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iPod travel speakers from Kensington 

Kensington have added to their range of audio accessories with this set of travel speakers, suitable for any media player with a standard jack socket but very obviously aimed at the iPod market.
Kensington FX500 Speaker to Go

The Kensington FX500 "speaker to go" is a slightly bigger than an A5 sheet of paper at around 150x200mm, around 35mm thick and weighing 400g. The unit has a soft finish that should be fairly robust and is reminiscent of a small zip-up folio case.

From the front the product has a central clear window through which you'll be able to access front-mounted controls on your favourite MP3 player. A power switch is situated to the lower right. When switched on the power switch is accompanied by a bright LED to remind you to switch off when not in use.

A zip neatly splits the case down the middle opening much like a book. Inside you have access to the battery compartment and the central window into which you'll put your music player. This is a battery only unit - there's no option to run from a mains adaptor which is a real pity. What might be a useful set of speakers when on the move would equally be useful on a desk or bedside table and having to continually replace batteries is really unnecessary.

Three AAA batteries power the speakers which claim to give around 10 hours playing time, which in my experiments seems about right.

The central MP3 player window is very obviously designed for a specific iPod - probably the classic as it's now known. The player is kept in place by an elasticated velcro strap. A foam inset appears to cater of the old slim-line iPod Nano. I have neither of these. Instead we tried the new iPod Nano and iPod Touch.

The new iPod Nano is too wide for the inset and so you're left with using the foam inset to wedge the Nano against the transparent front (you have to have it pressed snugly against the window in order to be able to use the touch controls.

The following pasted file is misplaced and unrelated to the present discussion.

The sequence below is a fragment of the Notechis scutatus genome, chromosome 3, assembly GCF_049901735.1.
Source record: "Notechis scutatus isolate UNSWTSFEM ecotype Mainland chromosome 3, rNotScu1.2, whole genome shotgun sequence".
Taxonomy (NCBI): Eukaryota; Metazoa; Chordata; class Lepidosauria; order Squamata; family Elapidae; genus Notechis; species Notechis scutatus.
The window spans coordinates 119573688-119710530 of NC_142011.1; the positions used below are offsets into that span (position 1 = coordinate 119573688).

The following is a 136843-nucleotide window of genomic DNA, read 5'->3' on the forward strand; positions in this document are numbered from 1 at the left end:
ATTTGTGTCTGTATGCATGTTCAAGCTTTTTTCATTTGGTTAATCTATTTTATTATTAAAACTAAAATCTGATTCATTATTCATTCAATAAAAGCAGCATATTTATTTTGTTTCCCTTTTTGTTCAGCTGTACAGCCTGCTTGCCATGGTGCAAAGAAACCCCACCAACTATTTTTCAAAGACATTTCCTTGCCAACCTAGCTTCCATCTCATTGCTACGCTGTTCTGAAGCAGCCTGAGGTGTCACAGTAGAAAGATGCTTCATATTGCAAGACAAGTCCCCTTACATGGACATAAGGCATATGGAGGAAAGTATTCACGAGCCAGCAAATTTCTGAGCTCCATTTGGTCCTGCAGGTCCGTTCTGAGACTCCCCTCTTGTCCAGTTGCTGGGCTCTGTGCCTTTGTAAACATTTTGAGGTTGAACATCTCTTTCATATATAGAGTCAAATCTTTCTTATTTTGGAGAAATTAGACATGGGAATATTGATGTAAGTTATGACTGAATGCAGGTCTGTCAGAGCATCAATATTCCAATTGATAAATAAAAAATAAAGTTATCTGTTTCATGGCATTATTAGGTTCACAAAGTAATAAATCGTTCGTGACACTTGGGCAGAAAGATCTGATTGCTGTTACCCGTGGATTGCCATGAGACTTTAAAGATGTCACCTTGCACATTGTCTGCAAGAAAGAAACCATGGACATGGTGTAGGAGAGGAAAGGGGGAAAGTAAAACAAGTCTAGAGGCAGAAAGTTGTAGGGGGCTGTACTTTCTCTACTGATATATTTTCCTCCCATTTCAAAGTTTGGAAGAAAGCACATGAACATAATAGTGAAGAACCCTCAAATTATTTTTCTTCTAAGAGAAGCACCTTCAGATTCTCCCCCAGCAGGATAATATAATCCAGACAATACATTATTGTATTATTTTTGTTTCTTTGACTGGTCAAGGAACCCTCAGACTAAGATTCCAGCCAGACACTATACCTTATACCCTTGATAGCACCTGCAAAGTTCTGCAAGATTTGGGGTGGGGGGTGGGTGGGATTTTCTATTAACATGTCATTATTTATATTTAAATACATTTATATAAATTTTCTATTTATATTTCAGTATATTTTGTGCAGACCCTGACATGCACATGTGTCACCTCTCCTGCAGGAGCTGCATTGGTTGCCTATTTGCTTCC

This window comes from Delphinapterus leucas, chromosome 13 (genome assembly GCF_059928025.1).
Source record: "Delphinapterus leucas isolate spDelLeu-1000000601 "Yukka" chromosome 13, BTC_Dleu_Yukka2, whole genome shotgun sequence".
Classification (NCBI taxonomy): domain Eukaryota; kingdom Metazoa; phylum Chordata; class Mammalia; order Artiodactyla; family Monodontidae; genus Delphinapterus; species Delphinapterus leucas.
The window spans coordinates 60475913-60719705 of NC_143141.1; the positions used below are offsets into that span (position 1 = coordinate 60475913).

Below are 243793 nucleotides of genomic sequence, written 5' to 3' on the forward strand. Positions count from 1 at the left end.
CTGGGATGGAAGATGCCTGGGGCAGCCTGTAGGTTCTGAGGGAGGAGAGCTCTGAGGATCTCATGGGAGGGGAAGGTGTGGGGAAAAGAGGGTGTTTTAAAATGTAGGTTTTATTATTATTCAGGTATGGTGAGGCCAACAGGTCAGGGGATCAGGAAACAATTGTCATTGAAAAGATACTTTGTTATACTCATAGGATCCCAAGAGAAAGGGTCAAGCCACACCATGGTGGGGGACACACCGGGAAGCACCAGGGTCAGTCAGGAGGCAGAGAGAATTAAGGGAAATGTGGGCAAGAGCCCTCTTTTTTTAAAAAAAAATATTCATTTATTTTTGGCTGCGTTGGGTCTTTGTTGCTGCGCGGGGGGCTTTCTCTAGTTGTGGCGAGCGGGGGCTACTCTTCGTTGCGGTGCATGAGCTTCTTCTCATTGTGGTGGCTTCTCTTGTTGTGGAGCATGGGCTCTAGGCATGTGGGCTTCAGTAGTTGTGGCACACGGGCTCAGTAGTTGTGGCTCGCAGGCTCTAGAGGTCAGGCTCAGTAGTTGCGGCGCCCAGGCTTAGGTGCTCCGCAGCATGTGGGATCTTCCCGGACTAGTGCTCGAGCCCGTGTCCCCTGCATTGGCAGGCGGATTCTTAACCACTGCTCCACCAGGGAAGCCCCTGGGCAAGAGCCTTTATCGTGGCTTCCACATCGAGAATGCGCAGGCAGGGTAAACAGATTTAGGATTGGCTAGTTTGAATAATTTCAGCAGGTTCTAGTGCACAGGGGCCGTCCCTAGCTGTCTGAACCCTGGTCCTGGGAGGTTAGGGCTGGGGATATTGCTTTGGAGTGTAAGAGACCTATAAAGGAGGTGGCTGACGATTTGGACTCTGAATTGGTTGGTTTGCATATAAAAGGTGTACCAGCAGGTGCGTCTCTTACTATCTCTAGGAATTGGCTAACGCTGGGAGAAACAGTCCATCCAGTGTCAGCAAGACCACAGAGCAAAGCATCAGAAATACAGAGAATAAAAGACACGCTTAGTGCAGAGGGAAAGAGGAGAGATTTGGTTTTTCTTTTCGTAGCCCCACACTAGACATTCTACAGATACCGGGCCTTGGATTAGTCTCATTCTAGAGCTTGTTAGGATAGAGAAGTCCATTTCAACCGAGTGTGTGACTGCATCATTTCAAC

The iPod Touch (and presumably therefore the iPhone) is too tall with the 3.5mm jack inserted there's not way for the face of the iPod to press against the window.

This is of course the risk that manufacturers take when trying to join the iPod economy - the range will change every year and with each generation the form factor will change and your product is likely to need a redesign of it's own.

Sound quality to us was somewhat mediocre. While the volume was satisfactory for individual use, turning the iPod volume to maximum lead to significant rattle and distortion. Bass was fairly non-existent.

Integrated into the speaker unit is a metal stand. This just seems to flap around on the outside of the case - folding around the case. There doesn't seem to be any way of holding it in place. In use the stand provide for the speakers to be held at around 45 degrees, however due to the weight of and the size of the stand the result isn't particularly stable.

The main benefit of these speakers over others on the market is that it does provide some protection to your iPod on the move. Set against that is though is the limited suitability for the latest generation of iPod and the average sound quality. At around £25 this is around the same price as the Altec Lansing 'Orbit' we recently reviewed. Placing the two side-by-side the sound quality of the Kensington is easily outclassed by the Orbit.

The Kensington FX500 is available for £25.32, including shipping from Amazon on the following link :

http://www.amazon.co.uk/gp/offer-listing/B000MPDSZW

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